The theme applies to our lives in our society because we shouldn’t be afraid when it comes to the point where you need to make a difference or save lives by risking your own life considering that there are people who died with honor or became amazing heroes from doing this and they are not afraid since they know that they are doing the right thing like protecting the people who need their help. This story motivated me to not be afraid to risk your for others and to not be a bystander to violence. I would totally recommend this book to others who are interested in historical fiction, adventure stories about sailing, and
The Titanic’s famous crash had many different effects on the people that were part of the tragedy. One person it affected was Jack Thayer, “As for Jack himself, he never seemed able to regain the feeling of confidence and excitement he’d felt as he stood on the Titanic’s deck that April night,”. Another was Bruce Ismay, “Ismay never recovered from the shame.”. Those who lost loved ones were known as “Grief-stricken survivors,” after the tragedy.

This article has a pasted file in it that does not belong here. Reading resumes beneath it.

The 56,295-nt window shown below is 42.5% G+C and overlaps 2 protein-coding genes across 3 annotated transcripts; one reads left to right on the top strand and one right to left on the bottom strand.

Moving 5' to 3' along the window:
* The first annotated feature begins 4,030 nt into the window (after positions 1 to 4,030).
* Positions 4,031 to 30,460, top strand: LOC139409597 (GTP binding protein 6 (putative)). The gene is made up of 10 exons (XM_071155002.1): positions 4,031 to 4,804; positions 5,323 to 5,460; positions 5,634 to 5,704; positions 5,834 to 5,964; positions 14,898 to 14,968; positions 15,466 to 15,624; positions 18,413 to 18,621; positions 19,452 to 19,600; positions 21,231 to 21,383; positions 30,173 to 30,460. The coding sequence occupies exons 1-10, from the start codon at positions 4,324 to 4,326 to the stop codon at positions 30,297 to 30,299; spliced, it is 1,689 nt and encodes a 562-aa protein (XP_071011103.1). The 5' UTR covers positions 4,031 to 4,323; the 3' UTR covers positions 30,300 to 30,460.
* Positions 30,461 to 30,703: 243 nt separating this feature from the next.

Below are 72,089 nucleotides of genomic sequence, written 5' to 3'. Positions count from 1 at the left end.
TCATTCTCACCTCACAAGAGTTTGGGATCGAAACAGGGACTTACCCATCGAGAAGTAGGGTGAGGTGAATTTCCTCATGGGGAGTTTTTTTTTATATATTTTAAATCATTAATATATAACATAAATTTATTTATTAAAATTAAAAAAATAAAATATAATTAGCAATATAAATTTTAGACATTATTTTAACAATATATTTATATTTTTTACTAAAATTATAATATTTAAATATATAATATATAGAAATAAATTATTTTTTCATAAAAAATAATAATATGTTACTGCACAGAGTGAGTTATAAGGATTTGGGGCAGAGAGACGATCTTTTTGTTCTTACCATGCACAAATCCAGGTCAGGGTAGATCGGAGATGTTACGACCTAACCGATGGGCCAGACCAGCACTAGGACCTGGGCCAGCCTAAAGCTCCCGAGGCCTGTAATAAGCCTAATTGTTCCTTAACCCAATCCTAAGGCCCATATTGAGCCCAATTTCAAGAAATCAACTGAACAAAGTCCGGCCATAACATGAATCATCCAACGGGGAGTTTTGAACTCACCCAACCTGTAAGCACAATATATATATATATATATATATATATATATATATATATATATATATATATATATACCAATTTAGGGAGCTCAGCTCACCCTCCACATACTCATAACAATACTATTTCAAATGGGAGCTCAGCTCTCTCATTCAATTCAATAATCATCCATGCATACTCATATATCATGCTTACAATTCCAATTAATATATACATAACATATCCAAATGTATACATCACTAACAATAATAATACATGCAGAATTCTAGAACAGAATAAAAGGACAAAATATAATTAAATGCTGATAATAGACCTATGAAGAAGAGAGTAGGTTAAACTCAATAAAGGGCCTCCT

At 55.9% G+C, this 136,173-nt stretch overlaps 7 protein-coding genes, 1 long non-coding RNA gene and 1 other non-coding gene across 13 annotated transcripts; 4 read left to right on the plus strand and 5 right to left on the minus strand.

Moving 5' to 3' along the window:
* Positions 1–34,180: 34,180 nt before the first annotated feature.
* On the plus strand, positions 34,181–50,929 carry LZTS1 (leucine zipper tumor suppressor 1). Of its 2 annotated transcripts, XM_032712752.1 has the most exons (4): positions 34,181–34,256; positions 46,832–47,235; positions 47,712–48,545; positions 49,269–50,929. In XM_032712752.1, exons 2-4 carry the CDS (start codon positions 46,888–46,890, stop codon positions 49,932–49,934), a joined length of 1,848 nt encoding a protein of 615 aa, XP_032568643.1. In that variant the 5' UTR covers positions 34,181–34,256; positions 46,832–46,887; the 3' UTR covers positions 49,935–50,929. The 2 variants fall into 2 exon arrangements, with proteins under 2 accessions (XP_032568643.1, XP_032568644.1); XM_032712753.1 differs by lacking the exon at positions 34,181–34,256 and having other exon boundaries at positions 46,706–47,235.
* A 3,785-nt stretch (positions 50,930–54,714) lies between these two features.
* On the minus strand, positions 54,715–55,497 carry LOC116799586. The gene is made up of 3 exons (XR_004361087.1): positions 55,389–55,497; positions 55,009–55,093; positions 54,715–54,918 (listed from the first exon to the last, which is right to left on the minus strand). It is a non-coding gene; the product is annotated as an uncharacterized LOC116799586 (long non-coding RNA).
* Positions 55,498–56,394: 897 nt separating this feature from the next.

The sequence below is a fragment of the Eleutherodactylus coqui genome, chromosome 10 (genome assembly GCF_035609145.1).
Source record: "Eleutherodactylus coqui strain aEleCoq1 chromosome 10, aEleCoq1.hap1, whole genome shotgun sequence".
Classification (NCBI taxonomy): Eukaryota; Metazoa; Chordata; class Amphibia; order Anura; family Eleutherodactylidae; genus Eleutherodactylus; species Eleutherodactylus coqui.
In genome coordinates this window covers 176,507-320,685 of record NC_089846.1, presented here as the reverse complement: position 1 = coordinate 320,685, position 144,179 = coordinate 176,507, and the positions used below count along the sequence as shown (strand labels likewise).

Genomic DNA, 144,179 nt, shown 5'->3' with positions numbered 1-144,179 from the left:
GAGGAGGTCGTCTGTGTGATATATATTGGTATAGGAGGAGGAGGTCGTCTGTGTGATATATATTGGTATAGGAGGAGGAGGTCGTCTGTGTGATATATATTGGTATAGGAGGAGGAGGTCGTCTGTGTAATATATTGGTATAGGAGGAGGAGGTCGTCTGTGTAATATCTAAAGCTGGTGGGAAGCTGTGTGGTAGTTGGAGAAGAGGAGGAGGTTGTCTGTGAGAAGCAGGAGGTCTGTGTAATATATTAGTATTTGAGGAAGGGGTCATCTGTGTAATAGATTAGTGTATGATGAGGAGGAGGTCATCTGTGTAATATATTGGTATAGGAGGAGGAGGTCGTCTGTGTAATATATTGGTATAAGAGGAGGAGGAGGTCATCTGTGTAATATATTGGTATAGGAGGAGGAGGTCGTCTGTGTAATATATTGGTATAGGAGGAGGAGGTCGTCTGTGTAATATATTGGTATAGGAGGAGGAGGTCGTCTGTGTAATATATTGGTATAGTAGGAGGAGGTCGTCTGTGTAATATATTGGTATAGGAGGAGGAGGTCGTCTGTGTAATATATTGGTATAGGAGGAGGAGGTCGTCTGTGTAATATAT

It was a brisk January afternoon in Upper Manhattan, New York. Nothing out of the ordinary, until a commercial airliner lands… in the Hudson River. The plane had struck a flock of geese at 15,000 feet, disabling both engines. The pilot weighed his options, and decided to land his stricken jet in the Hudson. But was that the right choice-- to put passengers’ lives in danger?
Scott LaBarge’s essay “Heroes: Why Heroes are Important” is well written because he effectively uses pathos, logos, and karios when explaining heroes to his audience. When something goes wrong or we feel like we cannot continue, we could all use someone to step in and change our situation. Everyone needs a hero. LaBarge gives an excellent example from his high school days; Thoreau inspired him and became his hero. The high school period of one’s life is a difficult period.
A Heroic Man With his last breath he died in the eyes of his soldiers a hero; however, heroism in Henry the IV Part 1 has many different interpretations. Shakespeare portrays heroism from multiple perspectives in order to demonstrate the different perceptions of heroism based on an individual’s morals and values. Shakespeare also explores the evolution of heroism, from that of a successful warrior, to an individual that is willing to put the needs of others before their own. Shakespeare intertwines honour and heroism into the theme of the play and we must consider both when determining the heroic value of each character.